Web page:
How to Make Bridges Flood Resistant
In a flood, the level of the water around the bridge rises, and the speed increases. Not only that, but trees and other debris are carried downstream. Damage happens for several interlinked reasons:
- Large floating lumps can impact the bridge with a lot of energy.
- Floating debris will accumulate upstream of the bridge, and underneath and even over it. The debris applies a pressure on the bridge pushing it downstream, and lifting it up.
- The debris reduces the cross sectional area of the flow at the bridge, which increases the water height upstream, and increases the water speed around the bridge abutments and piers.
- The water speed scours the river bed underneath and around the bridge, undercutting the piers and abutments.
- The water level rises on the approach roads, cutting through the roadway, undermining the abutments and destroying the wingwalls.
Then the bridge fails: because parts of the structure are damaged, because the pressure on the side of the bridge breaks the horizontal bracing system, because uplift lifts it off the bearings, because the pressure of the water can push the whole structure downstream, because piers or abutments are undercut and fall down, dropping the bridge into the river, because the approach roads on either side are cut through.
So how do we design bridges to resist floods?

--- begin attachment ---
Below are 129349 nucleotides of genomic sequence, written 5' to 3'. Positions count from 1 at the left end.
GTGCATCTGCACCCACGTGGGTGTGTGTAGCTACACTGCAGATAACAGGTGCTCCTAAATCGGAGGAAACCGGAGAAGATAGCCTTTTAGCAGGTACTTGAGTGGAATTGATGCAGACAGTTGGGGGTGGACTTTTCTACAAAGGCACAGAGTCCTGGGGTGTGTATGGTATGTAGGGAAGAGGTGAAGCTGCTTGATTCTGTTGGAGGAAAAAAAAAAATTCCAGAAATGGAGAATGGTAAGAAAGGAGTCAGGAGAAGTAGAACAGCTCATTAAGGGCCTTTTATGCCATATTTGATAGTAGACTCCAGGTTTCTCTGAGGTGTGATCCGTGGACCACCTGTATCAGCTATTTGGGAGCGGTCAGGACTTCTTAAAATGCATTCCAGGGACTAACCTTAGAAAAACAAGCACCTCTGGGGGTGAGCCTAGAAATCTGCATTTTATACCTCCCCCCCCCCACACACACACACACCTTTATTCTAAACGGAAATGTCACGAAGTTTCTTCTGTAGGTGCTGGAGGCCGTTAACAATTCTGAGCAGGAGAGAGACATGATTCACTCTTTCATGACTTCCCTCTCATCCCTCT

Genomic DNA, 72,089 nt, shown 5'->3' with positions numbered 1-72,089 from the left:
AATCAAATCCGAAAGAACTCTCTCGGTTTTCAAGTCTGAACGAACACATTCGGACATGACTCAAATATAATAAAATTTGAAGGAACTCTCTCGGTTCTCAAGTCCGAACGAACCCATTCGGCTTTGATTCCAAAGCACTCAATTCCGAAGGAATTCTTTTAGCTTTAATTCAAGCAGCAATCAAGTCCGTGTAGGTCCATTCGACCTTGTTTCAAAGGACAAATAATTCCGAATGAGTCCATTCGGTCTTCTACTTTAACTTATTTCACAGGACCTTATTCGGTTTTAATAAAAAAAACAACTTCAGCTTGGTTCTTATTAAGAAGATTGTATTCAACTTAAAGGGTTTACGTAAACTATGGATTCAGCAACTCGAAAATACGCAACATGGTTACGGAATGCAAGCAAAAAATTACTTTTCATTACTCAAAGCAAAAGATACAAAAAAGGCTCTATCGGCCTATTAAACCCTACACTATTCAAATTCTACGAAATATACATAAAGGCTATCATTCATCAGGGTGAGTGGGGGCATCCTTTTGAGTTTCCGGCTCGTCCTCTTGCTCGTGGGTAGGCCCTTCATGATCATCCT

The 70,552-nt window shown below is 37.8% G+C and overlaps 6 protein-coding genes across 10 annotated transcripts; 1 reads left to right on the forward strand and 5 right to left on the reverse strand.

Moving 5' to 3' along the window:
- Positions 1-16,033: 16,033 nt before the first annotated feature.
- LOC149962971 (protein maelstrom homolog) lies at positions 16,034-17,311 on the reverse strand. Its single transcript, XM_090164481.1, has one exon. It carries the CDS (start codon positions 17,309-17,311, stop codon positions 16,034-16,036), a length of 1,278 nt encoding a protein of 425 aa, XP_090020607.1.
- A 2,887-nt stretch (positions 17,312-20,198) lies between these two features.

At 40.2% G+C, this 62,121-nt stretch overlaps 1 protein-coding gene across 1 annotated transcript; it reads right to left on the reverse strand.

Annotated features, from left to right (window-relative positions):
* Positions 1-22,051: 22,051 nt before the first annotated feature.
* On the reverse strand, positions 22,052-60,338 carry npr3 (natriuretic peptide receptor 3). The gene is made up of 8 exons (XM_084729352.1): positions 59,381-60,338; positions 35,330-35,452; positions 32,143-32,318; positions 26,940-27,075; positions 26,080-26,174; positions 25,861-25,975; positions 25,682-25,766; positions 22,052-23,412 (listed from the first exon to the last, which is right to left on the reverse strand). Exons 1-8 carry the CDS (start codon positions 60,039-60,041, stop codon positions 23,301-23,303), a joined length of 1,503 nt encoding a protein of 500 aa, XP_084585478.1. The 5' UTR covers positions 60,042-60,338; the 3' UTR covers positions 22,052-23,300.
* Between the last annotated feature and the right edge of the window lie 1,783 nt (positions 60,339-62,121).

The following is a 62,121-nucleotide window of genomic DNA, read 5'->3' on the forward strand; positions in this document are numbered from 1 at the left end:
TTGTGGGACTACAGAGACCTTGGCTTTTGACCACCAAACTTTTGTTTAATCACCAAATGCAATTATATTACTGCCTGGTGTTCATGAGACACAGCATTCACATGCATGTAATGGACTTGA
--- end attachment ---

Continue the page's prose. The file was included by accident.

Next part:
The first step is to keep the deck above the level of the flood, so we make the lowest part of the bridge higher. A through-truss or stayed bridge does not have much structure below the roadway. The depth of the roadway is reduced to a minimum so that water can flow through it. We would like to have a concrete deck on our steel, because it is much heavier than a wood or metal deck, and will resist uplift; and because the concrete deck makes an excellent shear resisting member, making it difficult to bend the bridge sideways. If possible, the bridge is clear span, so there are no piers to undercut. The abutments should be well protected below and above normal water levels to prevent erosion. If the bridge is on a wide flood plain, the bridge deck and the abutments should be higher than the surrounding land, with a ramp up at both ends, and in this way the flood is relieved by going around the bridge: it is much easier to fill a hole in the approach road than to replace a bridge.
REIDsteel highway bridges can be made up to 200m span. A large part of the cost of a bridge is the design process, but our bridges are pre-designed for a number of different spans and widths, so much of the cost can be avoided. Our bridges have 'lost formwork' on which it is easy to pour a thick strong heavy concrete slab. We can design them to be transported and assembled using light equipment in a variety of differing gap shapes.
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